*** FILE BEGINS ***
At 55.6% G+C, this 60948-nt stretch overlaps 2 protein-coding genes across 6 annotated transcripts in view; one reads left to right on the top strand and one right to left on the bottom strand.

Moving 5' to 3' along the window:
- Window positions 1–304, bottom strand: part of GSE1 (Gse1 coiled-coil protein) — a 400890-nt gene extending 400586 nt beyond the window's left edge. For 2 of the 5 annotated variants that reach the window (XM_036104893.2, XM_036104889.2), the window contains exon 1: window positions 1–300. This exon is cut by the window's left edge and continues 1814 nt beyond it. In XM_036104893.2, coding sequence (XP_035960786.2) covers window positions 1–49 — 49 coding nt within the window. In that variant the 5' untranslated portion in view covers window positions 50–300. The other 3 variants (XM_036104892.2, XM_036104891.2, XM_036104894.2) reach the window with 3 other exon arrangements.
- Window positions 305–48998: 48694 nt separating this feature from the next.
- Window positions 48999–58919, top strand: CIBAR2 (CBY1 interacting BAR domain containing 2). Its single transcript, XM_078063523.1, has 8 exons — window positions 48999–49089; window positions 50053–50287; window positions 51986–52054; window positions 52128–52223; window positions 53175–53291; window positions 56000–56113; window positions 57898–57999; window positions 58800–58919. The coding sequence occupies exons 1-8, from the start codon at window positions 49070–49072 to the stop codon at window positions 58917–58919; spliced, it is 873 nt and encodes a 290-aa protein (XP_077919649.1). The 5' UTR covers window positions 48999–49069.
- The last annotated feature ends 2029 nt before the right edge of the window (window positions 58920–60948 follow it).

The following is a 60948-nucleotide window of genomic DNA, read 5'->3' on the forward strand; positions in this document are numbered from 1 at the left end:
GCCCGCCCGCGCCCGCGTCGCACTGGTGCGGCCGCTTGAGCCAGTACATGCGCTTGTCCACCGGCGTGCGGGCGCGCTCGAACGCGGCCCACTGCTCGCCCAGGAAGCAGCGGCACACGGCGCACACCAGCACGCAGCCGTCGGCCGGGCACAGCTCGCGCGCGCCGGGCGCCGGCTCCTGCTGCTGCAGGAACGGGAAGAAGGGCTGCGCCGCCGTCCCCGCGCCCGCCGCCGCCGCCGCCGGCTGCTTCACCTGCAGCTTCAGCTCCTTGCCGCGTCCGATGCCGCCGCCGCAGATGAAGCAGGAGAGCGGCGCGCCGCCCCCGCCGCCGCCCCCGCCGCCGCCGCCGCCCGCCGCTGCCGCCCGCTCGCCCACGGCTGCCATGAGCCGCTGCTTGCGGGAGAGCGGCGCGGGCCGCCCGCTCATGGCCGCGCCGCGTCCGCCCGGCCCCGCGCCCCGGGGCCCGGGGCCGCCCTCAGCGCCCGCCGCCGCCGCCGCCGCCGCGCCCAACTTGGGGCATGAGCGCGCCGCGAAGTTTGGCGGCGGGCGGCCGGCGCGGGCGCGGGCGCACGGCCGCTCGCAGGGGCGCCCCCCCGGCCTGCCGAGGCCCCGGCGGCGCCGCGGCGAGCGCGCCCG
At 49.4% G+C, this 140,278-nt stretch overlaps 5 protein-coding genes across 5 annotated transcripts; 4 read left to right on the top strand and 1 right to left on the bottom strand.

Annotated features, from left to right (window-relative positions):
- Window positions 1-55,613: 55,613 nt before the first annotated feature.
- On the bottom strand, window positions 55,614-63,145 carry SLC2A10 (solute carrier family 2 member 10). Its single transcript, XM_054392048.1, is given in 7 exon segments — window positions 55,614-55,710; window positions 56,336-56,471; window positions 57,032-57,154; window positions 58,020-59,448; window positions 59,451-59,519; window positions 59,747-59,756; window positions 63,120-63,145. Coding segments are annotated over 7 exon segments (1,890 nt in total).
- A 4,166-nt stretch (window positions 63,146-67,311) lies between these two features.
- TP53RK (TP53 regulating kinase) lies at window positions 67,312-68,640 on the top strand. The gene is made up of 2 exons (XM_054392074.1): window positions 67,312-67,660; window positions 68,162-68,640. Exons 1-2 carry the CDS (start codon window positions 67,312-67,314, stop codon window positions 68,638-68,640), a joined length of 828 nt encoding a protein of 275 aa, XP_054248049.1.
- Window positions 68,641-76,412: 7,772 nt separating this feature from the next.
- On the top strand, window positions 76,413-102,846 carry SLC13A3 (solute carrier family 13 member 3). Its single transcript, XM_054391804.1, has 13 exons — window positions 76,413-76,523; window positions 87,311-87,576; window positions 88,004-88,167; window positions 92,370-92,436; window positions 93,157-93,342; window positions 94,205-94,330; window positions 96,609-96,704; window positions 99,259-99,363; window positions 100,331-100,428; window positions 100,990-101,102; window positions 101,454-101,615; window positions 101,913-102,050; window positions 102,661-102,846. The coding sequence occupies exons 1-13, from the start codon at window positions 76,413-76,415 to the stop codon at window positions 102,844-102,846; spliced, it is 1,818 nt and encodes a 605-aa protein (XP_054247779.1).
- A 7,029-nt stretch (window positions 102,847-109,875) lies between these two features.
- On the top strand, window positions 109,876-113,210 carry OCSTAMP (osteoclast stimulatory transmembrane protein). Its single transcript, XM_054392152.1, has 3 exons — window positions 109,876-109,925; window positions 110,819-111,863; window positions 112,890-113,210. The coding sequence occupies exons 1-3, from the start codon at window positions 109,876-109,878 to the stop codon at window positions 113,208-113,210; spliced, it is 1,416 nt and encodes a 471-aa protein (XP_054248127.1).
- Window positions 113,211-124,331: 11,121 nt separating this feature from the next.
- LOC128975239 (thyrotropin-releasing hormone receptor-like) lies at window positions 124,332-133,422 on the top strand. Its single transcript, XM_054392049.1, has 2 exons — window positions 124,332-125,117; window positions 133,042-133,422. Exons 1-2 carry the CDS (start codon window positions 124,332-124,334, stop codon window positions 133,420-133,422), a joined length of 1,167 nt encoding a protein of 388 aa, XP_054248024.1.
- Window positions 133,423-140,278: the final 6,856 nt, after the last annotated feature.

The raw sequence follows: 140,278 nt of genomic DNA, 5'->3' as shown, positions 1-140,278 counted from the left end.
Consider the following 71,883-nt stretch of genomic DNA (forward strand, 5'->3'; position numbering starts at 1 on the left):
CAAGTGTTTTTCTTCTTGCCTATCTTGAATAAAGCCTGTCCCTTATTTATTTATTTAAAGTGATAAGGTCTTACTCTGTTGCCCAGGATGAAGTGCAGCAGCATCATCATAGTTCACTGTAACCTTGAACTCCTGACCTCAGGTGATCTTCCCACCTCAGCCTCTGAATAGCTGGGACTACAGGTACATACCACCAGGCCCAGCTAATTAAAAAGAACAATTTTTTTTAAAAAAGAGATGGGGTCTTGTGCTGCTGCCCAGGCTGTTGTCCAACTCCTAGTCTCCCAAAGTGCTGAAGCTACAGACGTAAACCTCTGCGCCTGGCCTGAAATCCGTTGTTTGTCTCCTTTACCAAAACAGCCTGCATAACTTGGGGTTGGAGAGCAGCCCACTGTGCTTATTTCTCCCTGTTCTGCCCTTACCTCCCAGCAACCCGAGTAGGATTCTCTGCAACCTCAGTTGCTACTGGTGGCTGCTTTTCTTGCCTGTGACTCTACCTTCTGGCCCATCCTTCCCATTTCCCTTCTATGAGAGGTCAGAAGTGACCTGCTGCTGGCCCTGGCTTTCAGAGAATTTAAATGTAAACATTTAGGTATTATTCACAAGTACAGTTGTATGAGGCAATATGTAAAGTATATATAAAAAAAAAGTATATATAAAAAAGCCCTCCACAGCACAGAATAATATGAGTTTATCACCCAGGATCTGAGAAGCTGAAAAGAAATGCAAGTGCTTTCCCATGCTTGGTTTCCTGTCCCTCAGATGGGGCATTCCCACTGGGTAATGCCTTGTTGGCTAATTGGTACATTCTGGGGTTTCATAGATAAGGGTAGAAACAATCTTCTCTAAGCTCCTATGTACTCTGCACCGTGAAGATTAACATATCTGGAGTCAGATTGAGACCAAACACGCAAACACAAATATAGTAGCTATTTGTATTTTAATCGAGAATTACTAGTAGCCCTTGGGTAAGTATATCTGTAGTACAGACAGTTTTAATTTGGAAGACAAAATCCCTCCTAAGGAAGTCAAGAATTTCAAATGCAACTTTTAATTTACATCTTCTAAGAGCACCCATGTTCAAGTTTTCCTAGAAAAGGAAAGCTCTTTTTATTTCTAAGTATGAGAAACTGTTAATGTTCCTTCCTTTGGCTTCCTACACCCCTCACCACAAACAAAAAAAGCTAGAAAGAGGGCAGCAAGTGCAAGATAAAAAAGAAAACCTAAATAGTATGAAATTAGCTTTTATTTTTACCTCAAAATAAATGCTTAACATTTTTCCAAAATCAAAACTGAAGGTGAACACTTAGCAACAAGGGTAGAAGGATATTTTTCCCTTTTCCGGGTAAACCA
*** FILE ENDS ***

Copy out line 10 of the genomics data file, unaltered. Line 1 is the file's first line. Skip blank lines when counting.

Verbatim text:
Annotated features, from left to right (window-relative positions):